The Heart Monitoring Electrocardiogram (EKG) app on Fitbit’s new Sense smartwatch has been approved by the US Food and Drug Administration (FDA). It can track heart rhythms and check for signs of atrial fibrillation, the most common type of irregular heartbeat.
“Our new EKG app is designed for users who want to evaluate themselves right now and review the reading with their doctor later,” said Eric Friedman, co-founder and chief technology officer at Fitbit, in a statement.
Atrial fibrillation puts you at increased risk of stroke and other heart diseases. Wearable devices can continuously monitor people throughout the day and may indicate a problem that a traditional heart monitor (which only measures heart rate at specific times) may have missed.
This is the third wearable app to receive FDA approval for an EKG feature. The Apple Watch was the first in 201
Because these types of devices are classified as low risk, they do not go through a formal approval process that requires extensive testing. The FDA cleared the scythe in a way asking companies to show that their new device is similar to products already on the market.
The release took place on time for the planned start date of the Sense at the end of the month. Other companies weren’t so lucky: Samsung built an EKG function into last year’s Galaxy Watch Active 2 for the first time, but it couldn’t be activated in the US at the time. It’s not clear if or when people with this version in the US can use it. The updated Galaxy Watch 3 has the app, but Samsung hasn’t said when it will be available to US users. Withings has two smartwatches with ECG functions, but it is not FDA approved and therefore cannot be sold in the USA. (They are available in Europe.)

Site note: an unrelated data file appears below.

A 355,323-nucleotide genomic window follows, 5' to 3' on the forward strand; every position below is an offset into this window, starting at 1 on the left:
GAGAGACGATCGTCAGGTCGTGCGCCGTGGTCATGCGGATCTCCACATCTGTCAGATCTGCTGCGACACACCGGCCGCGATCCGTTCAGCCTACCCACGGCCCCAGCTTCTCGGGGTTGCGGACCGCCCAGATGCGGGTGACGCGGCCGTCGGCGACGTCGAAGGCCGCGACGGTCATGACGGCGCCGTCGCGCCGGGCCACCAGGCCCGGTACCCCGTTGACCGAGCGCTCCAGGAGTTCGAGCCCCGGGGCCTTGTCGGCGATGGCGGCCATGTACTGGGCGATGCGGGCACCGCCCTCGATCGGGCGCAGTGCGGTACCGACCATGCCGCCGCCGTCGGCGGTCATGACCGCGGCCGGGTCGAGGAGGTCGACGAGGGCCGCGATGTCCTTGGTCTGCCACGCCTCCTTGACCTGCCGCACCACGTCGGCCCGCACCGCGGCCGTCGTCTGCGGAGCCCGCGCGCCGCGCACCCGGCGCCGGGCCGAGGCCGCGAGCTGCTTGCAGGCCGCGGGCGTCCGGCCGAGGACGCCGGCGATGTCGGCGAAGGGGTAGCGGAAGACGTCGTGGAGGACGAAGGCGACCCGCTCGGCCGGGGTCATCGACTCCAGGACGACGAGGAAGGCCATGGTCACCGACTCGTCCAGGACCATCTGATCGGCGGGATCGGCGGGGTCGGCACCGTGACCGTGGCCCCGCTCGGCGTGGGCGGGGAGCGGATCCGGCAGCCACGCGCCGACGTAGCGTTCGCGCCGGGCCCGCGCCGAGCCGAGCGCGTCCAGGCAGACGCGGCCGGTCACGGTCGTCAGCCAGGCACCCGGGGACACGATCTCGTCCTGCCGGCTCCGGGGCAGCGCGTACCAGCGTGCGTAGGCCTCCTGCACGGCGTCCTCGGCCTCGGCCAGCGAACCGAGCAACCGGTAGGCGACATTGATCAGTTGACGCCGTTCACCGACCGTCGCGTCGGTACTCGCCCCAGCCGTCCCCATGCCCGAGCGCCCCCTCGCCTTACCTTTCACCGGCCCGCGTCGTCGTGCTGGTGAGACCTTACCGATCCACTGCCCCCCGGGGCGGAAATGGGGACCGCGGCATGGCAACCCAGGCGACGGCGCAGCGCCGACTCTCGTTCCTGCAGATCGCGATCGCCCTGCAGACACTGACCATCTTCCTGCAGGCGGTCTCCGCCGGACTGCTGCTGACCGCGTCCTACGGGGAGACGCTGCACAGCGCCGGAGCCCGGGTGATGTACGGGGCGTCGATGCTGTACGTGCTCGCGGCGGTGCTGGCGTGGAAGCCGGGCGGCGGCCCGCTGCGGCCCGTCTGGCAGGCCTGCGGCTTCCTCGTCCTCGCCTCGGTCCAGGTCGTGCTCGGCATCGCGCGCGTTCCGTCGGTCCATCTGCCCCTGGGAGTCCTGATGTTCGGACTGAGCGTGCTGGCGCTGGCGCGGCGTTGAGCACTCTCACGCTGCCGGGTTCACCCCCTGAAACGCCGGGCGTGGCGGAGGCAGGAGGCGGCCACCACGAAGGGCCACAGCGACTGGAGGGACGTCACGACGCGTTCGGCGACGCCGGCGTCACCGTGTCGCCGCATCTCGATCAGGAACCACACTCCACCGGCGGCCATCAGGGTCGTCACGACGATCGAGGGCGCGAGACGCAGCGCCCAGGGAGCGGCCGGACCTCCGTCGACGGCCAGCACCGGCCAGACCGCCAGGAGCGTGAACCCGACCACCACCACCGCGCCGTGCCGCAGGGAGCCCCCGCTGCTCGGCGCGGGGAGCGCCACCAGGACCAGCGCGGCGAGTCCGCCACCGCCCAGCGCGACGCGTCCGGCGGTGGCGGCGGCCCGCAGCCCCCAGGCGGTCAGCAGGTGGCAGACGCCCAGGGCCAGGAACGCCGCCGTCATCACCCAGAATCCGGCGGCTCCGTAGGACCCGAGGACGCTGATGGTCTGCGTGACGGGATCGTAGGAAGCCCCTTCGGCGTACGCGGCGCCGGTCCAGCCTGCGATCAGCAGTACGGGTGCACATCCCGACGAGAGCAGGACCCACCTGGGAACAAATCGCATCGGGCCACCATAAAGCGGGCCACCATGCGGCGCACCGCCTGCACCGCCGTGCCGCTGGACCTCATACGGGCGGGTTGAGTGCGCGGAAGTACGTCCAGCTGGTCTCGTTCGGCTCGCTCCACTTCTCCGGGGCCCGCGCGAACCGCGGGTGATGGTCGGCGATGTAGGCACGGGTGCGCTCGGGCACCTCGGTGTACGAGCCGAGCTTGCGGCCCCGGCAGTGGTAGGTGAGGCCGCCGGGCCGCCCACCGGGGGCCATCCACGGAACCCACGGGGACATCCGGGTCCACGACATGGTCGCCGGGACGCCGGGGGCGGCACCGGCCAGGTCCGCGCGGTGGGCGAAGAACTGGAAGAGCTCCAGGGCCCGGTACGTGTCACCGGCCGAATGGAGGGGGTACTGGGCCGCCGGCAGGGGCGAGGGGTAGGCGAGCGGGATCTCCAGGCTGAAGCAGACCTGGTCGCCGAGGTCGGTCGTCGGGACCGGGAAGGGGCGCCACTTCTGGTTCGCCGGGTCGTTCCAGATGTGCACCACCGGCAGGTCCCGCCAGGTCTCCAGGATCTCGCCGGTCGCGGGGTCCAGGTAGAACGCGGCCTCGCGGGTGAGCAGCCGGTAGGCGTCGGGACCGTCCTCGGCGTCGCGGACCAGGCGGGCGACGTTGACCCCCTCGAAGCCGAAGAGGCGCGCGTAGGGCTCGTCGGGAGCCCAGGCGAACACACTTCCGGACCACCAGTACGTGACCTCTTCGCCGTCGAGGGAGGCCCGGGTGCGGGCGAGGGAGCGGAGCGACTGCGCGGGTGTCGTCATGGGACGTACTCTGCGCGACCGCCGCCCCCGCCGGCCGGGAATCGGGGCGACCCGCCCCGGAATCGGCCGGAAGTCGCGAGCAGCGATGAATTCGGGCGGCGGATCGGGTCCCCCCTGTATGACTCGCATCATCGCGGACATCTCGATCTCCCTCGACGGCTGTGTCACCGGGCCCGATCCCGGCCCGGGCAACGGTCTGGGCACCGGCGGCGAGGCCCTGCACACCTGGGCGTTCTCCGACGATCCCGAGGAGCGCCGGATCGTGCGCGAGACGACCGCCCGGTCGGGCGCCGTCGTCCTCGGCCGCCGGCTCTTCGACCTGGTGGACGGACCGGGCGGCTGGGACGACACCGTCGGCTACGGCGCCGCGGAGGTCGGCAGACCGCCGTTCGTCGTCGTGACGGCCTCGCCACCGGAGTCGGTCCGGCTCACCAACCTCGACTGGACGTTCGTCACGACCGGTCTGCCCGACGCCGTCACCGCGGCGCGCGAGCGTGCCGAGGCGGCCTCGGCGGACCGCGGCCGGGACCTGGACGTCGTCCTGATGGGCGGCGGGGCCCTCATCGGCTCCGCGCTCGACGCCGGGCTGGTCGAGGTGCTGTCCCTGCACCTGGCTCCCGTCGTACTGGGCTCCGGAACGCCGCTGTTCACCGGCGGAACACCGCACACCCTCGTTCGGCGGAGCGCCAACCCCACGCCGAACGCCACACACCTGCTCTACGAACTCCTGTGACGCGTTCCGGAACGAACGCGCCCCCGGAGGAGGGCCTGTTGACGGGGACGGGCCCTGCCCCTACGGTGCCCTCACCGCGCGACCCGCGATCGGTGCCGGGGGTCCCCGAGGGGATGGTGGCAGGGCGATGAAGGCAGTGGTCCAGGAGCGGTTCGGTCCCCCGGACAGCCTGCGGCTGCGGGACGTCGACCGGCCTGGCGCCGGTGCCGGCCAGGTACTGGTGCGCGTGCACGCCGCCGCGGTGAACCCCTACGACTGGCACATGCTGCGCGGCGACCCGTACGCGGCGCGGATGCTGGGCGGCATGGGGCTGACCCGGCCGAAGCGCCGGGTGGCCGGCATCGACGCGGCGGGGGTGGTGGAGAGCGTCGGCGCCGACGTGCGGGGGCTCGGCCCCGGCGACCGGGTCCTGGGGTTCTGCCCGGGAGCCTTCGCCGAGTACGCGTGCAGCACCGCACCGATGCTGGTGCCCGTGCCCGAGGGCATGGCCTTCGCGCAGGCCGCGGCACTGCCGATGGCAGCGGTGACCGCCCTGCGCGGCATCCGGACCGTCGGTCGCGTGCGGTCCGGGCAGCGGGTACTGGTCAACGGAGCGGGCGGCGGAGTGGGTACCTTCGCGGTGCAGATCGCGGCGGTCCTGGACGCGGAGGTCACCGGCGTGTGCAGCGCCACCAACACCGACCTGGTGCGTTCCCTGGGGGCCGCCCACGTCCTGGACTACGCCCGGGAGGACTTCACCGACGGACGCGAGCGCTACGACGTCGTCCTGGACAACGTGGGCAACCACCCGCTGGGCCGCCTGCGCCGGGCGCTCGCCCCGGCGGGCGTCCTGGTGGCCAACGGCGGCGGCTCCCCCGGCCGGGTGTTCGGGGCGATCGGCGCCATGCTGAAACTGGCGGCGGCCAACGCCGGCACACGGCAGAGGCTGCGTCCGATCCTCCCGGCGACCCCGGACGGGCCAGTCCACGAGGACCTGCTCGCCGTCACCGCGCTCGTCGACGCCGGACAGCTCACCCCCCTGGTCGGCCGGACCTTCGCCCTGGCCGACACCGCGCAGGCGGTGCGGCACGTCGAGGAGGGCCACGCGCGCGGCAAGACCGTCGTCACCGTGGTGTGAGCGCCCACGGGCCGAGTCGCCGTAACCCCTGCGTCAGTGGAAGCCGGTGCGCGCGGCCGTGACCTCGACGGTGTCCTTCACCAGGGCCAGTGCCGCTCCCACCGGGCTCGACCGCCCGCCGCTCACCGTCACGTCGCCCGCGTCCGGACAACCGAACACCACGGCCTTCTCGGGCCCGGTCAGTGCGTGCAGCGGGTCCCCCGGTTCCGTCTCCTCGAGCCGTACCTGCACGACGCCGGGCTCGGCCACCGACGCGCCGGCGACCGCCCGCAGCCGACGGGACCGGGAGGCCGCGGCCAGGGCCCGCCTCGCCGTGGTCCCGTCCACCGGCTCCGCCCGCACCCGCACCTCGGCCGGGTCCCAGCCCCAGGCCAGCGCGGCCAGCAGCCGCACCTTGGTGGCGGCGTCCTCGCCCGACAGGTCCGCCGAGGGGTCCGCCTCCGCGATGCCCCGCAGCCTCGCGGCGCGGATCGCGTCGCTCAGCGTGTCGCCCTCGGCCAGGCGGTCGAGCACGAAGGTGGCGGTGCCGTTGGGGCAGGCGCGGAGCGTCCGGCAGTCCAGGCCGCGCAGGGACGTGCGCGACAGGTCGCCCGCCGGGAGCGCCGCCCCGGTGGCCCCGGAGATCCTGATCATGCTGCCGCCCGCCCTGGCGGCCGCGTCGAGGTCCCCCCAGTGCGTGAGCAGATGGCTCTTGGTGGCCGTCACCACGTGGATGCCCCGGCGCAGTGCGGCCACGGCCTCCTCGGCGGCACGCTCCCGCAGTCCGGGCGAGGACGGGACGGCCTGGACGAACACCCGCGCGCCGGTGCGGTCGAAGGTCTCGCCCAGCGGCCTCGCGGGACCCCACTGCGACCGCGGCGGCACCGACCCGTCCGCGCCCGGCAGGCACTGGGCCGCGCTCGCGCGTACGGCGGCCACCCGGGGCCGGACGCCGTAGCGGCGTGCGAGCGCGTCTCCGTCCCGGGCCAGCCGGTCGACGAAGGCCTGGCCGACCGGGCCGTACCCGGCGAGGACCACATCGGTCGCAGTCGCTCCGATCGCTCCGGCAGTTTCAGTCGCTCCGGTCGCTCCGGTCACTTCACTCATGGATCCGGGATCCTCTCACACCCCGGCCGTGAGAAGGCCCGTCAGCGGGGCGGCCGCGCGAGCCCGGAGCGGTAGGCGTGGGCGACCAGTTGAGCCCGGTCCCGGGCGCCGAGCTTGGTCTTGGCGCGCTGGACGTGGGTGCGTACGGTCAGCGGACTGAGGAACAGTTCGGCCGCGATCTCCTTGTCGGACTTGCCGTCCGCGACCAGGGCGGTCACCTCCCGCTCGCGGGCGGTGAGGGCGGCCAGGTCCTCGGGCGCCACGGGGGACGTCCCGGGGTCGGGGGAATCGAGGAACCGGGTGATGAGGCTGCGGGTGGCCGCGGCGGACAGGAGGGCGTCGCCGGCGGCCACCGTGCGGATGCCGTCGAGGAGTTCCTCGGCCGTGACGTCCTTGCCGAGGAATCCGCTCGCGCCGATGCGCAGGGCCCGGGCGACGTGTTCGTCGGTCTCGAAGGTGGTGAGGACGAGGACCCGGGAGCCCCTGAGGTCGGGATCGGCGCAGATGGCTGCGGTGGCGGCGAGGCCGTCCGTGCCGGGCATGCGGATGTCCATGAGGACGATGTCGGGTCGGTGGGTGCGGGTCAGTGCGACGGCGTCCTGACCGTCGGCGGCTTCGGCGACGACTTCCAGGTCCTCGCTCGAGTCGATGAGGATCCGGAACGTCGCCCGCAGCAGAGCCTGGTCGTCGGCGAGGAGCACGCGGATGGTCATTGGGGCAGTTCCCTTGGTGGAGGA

Fitbit conducted a small study of its software last year that found it could accurately detect 98.7 percent of atrial fibrillation cases. In May, the company announced it would conduct a larger study to continue evaluating how well its devices can detect atrial fibrillation. Fitbit will contact anyone in the study with an irregular heartbeat and connect them to a doctor who will check if they actually have the disease. The study aims to enroll hundreds of thousands of participants.